A 28-point lead might seem safe in most games. The Orediggers and Oredigger fans, however, remembered two years ago when the Bears overcame a 36-7 lead to beat Tech 45-39 in overtime.

“I pointed to the scoreboard when we came in at half,” Morrell said. “That was almost the identical situation we were in 2014, and I’ve got enough guys who played for me in 2014 to know. We were a little up and down in the third quarter, but I’m proud of the guys for finishing the game.”

Brown, a transfer from Compton, California, wasn’t with the Orediggers in 2014, but he was well aware of the Rocky comeback.

“The coaches told us don’t be complacent, just keep on rolling,” Brown said. “That’s what we have to do.”

After the Bears cut the lead to 31-6 on a 39-yard Aimes field goal, Saraceni broke a 66-yard touchdown run to make it a 38-6 game.

“Everything was pretty much in the right place,” Saraceni said of the run. “As a team, we were doing our assignments right that time. It felt great, running like that and getting into the end zone. On that play, everybody did what they were supposed to do, and I have to give it to them for making that touchdown possible.”

Rocky, which fell to 2-2 overall and 2-1 in the Frontier, wouldn’t go away.

Chase White, the architect of the 2014 comeback, hit Brandon Mosley for a 3-yard touchdown pass to cut the lead to 38-12.

The 2-point conversion failed, but the Bears recovered a pooch kick at the Tech 30-yard line.

After White hit Tyrell McGee for a 29-yard pass to the Oredigger 1, the Tech defense said, “Enough is enough.”

Three plays later, the Bears went for it on fourth and goal from the 2. Brown stepped in front of the White pass in the end zone and raced, untouched, down the Rocky sideline to the north end zone for the score.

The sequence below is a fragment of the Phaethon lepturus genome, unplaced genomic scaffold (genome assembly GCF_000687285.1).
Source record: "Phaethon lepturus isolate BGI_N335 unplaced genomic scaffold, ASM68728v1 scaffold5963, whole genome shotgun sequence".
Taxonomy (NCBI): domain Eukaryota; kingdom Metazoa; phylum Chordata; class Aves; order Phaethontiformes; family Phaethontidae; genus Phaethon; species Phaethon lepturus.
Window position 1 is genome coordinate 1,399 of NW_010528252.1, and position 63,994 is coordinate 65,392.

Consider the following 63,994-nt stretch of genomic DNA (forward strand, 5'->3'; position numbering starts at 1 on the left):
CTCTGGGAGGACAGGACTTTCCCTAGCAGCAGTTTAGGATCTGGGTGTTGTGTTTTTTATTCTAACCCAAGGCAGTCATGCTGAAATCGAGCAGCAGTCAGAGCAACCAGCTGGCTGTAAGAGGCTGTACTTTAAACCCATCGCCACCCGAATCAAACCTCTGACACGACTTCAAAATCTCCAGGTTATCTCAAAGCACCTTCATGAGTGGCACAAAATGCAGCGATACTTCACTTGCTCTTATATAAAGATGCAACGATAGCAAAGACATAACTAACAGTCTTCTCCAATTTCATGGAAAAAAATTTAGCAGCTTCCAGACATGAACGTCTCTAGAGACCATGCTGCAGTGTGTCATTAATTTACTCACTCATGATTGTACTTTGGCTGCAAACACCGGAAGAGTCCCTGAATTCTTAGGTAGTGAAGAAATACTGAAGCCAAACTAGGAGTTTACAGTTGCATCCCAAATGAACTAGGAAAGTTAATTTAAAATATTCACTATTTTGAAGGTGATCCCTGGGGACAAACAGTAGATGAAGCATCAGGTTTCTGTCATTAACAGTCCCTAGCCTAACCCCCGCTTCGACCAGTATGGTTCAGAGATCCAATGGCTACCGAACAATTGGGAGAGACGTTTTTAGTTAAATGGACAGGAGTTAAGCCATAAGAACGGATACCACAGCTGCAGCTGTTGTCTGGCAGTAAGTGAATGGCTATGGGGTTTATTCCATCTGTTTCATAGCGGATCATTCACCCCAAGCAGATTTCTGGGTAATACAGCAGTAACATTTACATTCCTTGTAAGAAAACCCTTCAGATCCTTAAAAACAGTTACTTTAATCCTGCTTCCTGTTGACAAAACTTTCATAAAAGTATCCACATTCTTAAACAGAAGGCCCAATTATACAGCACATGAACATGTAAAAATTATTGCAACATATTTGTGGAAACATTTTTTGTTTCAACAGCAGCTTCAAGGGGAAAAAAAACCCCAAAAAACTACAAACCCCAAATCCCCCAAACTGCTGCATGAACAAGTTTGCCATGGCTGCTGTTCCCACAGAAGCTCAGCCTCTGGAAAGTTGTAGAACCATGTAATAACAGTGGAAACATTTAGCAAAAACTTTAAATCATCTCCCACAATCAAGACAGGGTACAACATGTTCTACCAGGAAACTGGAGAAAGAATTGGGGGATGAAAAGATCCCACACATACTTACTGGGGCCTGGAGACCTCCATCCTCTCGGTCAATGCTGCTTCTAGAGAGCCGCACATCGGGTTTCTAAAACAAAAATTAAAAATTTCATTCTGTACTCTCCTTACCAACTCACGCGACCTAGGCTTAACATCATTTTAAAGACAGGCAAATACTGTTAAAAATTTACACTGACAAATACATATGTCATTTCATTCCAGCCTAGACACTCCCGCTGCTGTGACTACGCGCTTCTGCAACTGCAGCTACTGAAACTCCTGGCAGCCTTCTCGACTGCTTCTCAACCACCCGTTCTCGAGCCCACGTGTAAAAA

The play, however, was wiped out because on an uncharacteristic unsportsmanlike conduct call on an Oredigger teammate, and Tech took over at its own 45-yard line.

“It was incredible. I just wish we wouldn’t have gotten the penalty on it,” Morrell said of Brown’s interception and return. “What a heads up play. It was fun to see. It couldn’t have it happened to a better kid.”

Brown seemed unfazed that his touchdown didn’t count.

“I didn’t know it was called back until I was going back to the sideline,” Brown said. “I was just glad to make a play and put us back in position to be on top. I’m just having a good time with my family.

“It didn’t really matter as long as the interception mattered.”

The interception did matter, and the Oredigger offense eventually turned it into points. McQueary finished the drive by finding Sean Sullivan for a 12-yard touchdown that killed any Rocky comeback hopes.

Holt capped the scoring with a 31-yard field goal after a short Tech drive led by freshman quarterback Danny Peoples.

The win puts the Orediggers at 2-1 overall and in conference standings heading into next week’s game at Eastern Oregon.

It also likely opened a few eyes as the Orediggers showed they have, indeed, recovered from the heartbreaking last-second loss to Carroll College two weeks ago.

“Today we definitely made a statement,” Saraceni said. “Everybody played their butts off.”

The victory also impressed the 1996 Orediggers. Many members of Tech’s only team to make the NAIA championship game were in town as the squad was inducted into the school’s Hall of Fame.

“It was a big deal for us to have the Hall of Fame inductees here,” Morrell said. “A lot of the guys from the ’96 team were here today. We talked all week about legacy. What they established allowed us to do what we did today. I’m really proud of our guys for playing that way in front of that group.”